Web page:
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Trends Shaping Education 2010

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What does it mean for education that our societies are increasingly diverse? How is global economic power shifting towards new countries? In what ways are working patterns changing?

Trends Shaping Education 2010 brings together international evidence to address questions like these. To make the content accessible, each trend is presented on a double page, containing an introduction, two charts with brief descriptive text and a set of pertinent questions for education.

The trends presented are based on high quality international data, primarily from the OECD, the World Bank and the United Nations. The charts contain dynamic links so that readers can access the original data. Trends Shaping Education 2010 is organised around five broad themes, each with its own “find out more” section:

  • the dynamics of globalisation;
  • evolving social challenges;
  • the changing world of work;
  • transformation of childhood;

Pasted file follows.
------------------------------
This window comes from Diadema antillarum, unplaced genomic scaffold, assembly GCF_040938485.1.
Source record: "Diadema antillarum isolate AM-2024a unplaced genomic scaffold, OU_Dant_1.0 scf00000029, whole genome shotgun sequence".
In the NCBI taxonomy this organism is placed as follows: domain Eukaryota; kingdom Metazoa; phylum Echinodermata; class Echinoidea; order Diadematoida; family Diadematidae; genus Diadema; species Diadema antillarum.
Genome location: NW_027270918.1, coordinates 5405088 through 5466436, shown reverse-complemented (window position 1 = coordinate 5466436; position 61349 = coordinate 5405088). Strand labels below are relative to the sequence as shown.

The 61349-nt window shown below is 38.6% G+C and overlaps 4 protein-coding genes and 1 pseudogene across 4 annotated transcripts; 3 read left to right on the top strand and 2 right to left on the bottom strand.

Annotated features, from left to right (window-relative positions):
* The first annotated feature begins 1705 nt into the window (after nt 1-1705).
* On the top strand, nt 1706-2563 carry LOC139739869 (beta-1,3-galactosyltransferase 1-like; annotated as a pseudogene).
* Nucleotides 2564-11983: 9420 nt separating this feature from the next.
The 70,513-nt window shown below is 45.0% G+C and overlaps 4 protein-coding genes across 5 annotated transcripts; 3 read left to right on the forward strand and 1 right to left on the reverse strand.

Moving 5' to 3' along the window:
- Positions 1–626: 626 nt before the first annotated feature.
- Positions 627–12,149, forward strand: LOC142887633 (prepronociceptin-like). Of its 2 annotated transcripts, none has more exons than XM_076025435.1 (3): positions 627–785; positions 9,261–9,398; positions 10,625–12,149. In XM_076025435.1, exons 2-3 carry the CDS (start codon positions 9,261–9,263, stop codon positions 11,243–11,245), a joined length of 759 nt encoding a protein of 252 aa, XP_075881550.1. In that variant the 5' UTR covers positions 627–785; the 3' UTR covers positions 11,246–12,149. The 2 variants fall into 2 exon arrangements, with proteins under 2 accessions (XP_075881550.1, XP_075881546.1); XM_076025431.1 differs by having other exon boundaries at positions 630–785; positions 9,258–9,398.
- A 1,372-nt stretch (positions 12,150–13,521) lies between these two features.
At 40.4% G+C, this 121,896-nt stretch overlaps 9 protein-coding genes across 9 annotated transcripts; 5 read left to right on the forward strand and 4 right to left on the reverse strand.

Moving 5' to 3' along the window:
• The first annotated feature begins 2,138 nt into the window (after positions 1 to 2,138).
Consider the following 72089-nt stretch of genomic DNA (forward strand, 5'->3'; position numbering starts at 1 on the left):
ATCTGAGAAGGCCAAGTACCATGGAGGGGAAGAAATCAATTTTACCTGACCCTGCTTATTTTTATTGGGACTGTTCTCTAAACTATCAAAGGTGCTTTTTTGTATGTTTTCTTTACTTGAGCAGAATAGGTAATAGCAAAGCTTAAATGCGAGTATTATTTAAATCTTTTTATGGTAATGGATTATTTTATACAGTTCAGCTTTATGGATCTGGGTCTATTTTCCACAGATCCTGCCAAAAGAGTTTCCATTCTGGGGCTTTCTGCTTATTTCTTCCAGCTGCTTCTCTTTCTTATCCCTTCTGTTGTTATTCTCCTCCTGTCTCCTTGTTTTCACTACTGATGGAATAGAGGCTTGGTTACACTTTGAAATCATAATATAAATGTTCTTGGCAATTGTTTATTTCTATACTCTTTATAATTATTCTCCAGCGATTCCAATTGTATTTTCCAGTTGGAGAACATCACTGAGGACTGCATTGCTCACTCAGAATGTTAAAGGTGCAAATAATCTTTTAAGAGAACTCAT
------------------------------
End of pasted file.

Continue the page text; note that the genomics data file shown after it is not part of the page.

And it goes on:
• ICT: the next generation.

This book is designed to give policy makers, researchers, educational leaders, administrators and teachers a robust, non-specialist source to inform strategic thinking and stimulate reflection on the challenges facing education, whether in schools, universities or programmes for older adults. It will also be of interest to students and the wider public, including parents.

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The changing world of work

Centre for Educational Research and Innovation

Changing life cycle patterns: changing number of years prior to being in the job market, out of employment, in employment and retirement for women and men. More flexibility in the labour market? Flexibility is examined through trends in the numbers in their current job for longer than 10 years and part-time working by men and women. Knowledge-intensive economies: the growing importance of R&D activities and the number of researchers employed in different countries. Massification and internationalisation of higher education: the rapid expansion of higher education as part of the knowledge-intensive economy comparing the percentage of graduates in younger and older generations, and the long-term growth of international students. Women in the labour market: trends in female employment and the rising qualification levels of women compared with men.

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